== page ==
2.2. Recording the Nurse and Patient Voice-Overs With French- and English-Speaking Actors

    The project manager of the VP simulation team was responsible for preselecting French- and English-speaking actors and assisting them during the recording of the nurse and patient voice-overs.

    It is important to add stage directions in the writing template, alongside the speech of the nurse and patient, so that the actors can respect the tone of voice and the ambience/vibe in the virtual nurse-patient relationship, consistent with MI.

    The nurse’s mode of communication had to be respectful, calm, warm, and welcoming, without becoming caricatured, especially in the red pathways. That way, the learners could not guess or deduce the right answer merely from the character’s tone of voice or an intervention that is obviously inadequate. As for the patient, if he was feeling worried, the actor had to convey this in his performance.

    2.3. Designing and Validating the 2D Learning Environment

    At the same time, as the clinical content was being written, the VP simulation team was working on designing the graphical elements of the 2D learning environment. Figure 2 shows a mock-up of the virtual office, including both nurse and patient, and Figure 3 shows the patient only.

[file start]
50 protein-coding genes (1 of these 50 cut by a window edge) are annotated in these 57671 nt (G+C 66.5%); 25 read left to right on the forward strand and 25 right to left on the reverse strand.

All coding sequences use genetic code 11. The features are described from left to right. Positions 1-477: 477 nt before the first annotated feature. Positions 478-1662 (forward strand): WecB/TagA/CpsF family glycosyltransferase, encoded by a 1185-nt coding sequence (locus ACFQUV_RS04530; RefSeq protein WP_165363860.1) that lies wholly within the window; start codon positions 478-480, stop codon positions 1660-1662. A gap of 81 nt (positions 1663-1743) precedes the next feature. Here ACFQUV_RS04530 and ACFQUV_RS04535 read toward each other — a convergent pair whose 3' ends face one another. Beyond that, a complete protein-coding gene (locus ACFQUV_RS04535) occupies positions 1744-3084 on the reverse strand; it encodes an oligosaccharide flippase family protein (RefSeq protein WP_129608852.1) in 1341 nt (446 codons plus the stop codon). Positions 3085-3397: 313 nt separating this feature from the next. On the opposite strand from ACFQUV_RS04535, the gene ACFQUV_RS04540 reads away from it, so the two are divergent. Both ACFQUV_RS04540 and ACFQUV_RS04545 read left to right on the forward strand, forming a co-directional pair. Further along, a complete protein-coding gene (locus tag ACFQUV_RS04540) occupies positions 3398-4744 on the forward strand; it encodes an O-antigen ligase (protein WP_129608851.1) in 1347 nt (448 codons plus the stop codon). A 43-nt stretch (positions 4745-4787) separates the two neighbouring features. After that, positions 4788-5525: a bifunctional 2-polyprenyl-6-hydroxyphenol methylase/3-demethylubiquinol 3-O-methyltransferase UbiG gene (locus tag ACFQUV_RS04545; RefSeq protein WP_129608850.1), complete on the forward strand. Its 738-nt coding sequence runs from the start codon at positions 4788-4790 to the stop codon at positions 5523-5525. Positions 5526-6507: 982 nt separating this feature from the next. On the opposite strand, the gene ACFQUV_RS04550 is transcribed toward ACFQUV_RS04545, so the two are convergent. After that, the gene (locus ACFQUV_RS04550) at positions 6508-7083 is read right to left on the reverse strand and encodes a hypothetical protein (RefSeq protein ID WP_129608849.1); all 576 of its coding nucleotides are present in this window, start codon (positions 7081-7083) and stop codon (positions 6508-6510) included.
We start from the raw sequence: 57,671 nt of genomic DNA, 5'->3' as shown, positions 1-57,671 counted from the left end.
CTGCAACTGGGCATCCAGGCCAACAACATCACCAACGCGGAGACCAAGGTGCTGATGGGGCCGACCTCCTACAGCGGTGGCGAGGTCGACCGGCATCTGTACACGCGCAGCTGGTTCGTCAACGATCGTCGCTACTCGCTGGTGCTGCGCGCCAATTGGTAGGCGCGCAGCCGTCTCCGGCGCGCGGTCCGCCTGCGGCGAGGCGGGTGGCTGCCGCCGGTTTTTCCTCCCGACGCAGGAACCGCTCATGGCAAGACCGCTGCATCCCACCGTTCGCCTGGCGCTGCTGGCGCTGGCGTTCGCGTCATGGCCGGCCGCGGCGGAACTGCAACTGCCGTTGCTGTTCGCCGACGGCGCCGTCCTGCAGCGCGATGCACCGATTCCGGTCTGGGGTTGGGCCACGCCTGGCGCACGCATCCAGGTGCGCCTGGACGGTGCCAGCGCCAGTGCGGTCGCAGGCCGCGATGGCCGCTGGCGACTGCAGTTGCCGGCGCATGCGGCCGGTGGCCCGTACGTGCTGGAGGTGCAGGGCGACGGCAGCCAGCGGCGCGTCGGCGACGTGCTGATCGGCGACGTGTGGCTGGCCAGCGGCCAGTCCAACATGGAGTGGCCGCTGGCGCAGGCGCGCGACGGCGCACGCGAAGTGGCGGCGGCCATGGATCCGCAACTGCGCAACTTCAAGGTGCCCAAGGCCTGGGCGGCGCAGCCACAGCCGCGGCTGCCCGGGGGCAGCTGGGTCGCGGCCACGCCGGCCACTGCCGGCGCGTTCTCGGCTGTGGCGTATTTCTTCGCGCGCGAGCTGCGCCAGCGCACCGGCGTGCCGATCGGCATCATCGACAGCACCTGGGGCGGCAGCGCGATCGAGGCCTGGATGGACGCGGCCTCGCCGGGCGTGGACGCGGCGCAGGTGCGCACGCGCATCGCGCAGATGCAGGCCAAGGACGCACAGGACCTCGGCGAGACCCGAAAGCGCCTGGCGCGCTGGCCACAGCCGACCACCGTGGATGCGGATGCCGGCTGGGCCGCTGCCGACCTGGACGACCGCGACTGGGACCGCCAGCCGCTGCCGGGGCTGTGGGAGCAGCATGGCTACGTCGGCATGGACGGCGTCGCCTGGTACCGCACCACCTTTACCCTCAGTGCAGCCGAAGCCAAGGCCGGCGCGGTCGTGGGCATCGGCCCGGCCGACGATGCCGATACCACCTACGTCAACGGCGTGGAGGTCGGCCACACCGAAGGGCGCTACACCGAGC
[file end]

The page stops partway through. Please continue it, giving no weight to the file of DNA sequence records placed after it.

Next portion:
These mock-ups allowed us to obtain the team members’ opinions of the graphical designs before selecting the final 2D learning environment. It was important to display a chart of antiretroviral therapy on the wall to represent a real-life artifact. Decisions about the virtual nurse and patient had to then be made. For example, would we see the nurse on-screen (third-person view) or not (first-person)? What would the HIV-positive man look like? How would the desk be positioned in the virtual office (ie, between the nurse and patient or on the side)? Ultimately, the first-person view was preferred, where the nurse is not visible on-screen, but we hear her voice and see her speech. In this way, only the VP is visible. The desk was placed on the side to avoid creating distance between the nurse and patient. Figure 4 shows the final design of the virtual nurse’s office and the patient (Mr Wilson).

    Some features were created to fit with this project, such as the green and red labels, and the interfaces to support synchronous feedback. Furthermore, SimforHealth developed a specific content and dialogue management module (questions/answers) to meet the clinical team’s needs. This module made it possible to speed up the content creation (full script of the nurse-patient consultation) and facilitated content integration into the VP simulation.